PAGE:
What to look for in an SEO company

How Do I Choose an SEO Company?

The world of SEO can get pretty muddled. Every online business can benefit from improving their visibility on search engines, and the benefits to ranking in the top are too good to pass up. But as soon as you start looking for help, you begin to get email after email and call after call from search engine optimization firms, stating that they can help you get to the first page in Google or help you build links for SEO. How do you wade through all of the firms to select the right one for you? Here’s a quick guide:

Check their own SEO

I don’t mean their ranks, because if they’re newer, or by nature of being a SEO firm in a really competitive niche, they may not rank well (especially if they’re white hat) – but rather if they do things correctly. When you search for their company name, are they the first result? Does their meta description make sense and compel? Are the search results under them reviews, and how do they look? They’re going to be doing the same for your company, so make sure it all looks good.

Look at their Portfolio

Do they actually list companies they work with, case studies, have reviews online, etc? There are some reasons to keep your clients private, but the majority of SEO clients are more than happy to have their name and link on the consultant’s site – it’s more free publicity. If you can’t find any evidence of them doing work for real companies, maybe there’s a reason they hide it.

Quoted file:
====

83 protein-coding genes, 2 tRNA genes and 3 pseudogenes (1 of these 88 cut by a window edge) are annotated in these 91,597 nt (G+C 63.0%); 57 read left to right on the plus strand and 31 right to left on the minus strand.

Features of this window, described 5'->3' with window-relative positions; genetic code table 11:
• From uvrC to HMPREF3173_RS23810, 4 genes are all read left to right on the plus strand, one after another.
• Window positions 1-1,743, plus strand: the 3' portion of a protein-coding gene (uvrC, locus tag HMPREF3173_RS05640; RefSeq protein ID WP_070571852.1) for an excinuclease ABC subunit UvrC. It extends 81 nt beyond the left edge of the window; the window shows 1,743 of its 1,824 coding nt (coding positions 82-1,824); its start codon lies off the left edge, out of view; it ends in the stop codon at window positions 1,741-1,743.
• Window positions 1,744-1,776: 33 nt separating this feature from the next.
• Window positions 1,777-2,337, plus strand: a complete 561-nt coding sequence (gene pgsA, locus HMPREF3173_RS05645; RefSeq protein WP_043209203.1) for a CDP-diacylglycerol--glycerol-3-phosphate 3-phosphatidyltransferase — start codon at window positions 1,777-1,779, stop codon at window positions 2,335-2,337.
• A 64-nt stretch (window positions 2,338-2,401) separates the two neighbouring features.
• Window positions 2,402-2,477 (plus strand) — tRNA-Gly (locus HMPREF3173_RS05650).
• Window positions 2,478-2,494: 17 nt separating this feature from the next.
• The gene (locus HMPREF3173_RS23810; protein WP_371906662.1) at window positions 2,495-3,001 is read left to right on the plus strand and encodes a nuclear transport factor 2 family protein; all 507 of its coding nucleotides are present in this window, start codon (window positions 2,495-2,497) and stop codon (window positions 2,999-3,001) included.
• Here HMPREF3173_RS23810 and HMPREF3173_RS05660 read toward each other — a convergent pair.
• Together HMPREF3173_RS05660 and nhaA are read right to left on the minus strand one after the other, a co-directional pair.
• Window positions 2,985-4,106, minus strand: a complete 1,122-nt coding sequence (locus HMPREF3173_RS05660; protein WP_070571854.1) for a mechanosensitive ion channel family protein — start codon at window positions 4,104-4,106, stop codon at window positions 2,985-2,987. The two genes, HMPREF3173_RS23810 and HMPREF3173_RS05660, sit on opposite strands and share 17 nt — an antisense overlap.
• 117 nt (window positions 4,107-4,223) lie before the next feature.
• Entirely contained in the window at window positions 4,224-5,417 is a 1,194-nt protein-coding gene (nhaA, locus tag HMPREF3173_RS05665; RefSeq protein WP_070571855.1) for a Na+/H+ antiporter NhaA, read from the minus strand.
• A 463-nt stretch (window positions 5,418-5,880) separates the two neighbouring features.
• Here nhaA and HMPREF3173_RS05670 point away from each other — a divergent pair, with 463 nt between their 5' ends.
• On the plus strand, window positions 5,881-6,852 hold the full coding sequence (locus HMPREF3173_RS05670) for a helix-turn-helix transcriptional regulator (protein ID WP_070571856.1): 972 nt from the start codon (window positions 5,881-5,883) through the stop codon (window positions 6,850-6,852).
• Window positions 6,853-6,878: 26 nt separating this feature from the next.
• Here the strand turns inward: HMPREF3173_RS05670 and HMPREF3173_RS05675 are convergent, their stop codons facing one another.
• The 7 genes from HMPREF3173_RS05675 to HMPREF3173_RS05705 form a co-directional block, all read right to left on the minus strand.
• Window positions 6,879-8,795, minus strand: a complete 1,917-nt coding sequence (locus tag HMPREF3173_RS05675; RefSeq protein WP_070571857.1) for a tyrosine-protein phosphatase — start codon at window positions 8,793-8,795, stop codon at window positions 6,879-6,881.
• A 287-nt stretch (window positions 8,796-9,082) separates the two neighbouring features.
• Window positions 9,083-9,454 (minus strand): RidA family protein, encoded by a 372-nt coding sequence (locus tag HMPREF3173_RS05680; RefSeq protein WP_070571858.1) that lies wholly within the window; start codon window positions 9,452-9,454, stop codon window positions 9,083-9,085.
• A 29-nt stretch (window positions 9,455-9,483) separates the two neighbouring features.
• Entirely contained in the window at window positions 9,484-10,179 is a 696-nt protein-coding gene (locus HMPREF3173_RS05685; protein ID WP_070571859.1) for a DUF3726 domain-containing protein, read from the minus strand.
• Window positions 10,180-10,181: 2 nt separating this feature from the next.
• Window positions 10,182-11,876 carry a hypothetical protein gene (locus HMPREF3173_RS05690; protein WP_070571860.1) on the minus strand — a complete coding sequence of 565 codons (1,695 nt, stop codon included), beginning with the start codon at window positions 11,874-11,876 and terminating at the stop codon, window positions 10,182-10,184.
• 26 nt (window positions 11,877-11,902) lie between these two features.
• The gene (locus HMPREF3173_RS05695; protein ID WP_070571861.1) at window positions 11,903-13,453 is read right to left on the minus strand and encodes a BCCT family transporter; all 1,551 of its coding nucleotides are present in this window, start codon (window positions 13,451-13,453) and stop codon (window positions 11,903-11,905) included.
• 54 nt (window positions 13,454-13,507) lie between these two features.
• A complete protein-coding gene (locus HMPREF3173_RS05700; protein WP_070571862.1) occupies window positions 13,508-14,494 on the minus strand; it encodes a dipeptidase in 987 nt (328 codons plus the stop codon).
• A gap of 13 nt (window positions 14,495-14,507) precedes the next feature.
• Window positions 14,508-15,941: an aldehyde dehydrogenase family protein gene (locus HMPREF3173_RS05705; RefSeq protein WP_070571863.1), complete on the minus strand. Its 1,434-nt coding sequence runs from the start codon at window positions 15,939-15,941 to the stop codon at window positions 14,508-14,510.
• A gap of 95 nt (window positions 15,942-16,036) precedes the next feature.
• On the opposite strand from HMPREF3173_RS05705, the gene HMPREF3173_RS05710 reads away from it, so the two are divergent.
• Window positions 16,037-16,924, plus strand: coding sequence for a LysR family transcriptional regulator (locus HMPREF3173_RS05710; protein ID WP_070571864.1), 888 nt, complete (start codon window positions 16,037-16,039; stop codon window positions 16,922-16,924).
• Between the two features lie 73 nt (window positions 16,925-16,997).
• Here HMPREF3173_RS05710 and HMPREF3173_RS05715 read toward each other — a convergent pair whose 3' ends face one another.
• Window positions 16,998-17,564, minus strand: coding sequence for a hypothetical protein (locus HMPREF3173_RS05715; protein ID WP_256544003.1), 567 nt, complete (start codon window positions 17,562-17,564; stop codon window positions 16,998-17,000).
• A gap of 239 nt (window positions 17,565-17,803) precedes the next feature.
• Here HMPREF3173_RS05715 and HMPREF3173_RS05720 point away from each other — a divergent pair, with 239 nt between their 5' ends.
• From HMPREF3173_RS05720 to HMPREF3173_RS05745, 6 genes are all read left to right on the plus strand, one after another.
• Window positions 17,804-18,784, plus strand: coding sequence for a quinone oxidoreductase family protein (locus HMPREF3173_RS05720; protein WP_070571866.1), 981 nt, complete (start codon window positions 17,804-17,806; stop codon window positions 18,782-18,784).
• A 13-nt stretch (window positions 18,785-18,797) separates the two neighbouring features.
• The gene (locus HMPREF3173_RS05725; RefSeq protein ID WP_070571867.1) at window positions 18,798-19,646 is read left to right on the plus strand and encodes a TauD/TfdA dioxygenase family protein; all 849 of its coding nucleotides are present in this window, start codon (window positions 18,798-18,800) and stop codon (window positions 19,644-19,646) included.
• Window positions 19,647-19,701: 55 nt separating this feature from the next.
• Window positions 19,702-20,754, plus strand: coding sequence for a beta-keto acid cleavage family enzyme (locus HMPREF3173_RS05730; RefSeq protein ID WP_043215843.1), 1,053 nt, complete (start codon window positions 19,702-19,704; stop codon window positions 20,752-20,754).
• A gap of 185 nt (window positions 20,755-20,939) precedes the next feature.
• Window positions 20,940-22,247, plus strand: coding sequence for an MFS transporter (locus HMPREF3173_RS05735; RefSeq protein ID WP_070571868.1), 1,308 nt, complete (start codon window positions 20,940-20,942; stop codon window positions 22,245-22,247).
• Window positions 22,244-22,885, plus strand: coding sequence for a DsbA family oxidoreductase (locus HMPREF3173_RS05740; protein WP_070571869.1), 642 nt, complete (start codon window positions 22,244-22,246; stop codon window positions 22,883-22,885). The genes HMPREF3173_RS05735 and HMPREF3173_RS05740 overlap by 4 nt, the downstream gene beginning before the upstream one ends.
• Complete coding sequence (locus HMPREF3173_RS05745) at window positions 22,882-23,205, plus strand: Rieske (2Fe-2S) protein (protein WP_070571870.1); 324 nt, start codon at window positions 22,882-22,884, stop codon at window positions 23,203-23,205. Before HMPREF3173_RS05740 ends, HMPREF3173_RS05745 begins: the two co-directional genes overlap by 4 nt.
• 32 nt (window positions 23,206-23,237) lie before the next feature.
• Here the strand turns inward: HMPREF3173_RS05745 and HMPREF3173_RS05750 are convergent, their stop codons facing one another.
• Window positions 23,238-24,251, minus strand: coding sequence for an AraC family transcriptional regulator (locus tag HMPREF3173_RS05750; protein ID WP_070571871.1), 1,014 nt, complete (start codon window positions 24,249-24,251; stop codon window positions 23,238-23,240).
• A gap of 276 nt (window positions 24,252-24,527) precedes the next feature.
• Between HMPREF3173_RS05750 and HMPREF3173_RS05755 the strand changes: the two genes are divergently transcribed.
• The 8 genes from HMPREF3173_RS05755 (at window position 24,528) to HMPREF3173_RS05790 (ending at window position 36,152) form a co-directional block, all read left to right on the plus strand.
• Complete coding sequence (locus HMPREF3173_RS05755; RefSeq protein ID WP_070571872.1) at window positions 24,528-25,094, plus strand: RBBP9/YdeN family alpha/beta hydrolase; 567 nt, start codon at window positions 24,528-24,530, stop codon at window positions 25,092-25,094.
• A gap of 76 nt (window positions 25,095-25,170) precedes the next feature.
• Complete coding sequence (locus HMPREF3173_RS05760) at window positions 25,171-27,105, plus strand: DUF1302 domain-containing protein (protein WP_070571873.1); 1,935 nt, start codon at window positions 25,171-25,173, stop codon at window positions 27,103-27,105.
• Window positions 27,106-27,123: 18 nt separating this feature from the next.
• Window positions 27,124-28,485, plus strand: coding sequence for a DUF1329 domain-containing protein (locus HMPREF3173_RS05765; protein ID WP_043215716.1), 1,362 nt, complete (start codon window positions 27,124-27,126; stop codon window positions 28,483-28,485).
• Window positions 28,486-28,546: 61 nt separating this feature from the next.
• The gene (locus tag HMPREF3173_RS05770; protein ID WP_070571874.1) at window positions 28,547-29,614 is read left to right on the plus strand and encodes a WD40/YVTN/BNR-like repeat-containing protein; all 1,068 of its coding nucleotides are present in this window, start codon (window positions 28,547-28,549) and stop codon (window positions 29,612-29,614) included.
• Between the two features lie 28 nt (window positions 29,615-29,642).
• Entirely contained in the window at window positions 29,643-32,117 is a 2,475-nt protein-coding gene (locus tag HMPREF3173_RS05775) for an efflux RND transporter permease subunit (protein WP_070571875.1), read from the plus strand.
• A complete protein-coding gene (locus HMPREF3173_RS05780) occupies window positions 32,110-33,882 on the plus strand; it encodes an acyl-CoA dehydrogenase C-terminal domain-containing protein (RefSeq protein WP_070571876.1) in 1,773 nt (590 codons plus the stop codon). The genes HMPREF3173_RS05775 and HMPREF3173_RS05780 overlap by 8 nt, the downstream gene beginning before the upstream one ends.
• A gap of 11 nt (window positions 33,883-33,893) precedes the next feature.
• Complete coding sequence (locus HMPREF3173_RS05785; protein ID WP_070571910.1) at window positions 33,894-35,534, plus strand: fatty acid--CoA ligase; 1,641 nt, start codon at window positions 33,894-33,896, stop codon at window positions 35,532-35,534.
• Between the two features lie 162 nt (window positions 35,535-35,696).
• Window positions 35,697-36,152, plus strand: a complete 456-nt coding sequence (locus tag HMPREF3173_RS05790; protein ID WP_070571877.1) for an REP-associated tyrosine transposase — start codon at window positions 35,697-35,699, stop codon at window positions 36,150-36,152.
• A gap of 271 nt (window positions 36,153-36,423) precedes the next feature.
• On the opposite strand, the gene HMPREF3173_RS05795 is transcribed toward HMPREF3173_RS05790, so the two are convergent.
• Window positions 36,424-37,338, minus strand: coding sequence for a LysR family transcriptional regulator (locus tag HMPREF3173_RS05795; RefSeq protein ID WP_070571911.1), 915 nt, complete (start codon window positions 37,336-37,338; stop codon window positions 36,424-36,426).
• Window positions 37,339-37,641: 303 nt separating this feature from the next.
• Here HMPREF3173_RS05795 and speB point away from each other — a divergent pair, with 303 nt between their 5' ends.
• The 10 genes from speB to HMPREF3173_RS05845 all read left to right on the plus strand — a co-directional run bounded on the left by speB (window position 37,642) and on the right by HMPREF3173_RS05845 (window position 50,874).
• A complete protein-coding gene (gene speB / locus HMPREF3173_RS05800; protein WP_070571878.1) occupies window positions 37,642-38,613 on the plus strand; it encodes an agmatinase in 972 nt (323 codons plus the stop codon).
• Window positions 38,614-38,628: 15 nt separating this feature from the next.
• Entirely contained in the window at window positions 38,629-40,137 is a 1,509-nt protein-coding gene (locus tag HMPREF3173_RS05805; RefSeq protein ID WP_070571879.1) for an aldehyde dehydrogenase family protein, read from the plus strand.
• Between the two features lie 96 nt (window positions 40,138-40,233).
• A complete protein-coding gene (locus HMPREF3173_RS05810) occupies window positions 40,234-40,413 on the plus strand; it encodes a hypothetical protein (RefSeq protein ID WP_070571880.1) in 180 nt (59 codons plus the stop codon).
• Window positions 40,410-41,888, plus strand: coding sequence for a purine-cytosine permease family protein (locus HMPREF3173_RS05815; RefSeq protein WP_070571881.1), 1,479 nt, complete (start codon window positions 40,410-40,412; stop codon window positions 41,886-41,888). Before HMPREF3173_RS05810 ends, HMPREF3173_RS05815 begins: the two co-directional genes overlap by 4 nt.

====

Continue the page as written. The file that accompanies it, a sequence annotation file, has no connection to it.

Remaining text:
What is Their Price Point?

If they’re offering packages like “15 keywords for $500” or any kind of standardized pricing, then they are usually not a firm that will work for your best interest. They basically plug you into their system and let it go. A real SEO company will be doing an in-depth investigation before they offer you a quote, as each company has different markets, competition, and goals.

Do They Care?

What kinds of questions did they ask you? – A good SEO firm will do their best to understand your customer base, your present SEO position (often asking for view access to your analytics) and your goals. They’ll lay out reasonable goals (no guaranteeing first page results in XX time) and try to offer you the best ROI on your investment. If they just sent you a document showing SEO improvements, they’re not looking very hard at you and how to make you succeed.

What Kind of Relationship Will You Have?

You’re building a relationship with, if they’re good, a company that is going to be in constant contact with you. They’ll be calling/emailing trying to understand your market, targets, etc. If you can’t communicate effectively, it won’t work well for either party. Look at it as if you’re hiring an employee; vet them thoroughly and make sure you can work well together long-term.
After vetting the company using these steps, you’ll likely find yourself with a much better partner who is genuinely interested in helping your search rankings and organic traffic grow and improve over time, and stay strong for years to come.


This article was contributed by Josh Rubin with Creative California. Josh has over 10 years experience developing websites with SEO and marketing as the primary foundations for local small businesses and national franchises.


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Posted: September 10, 2014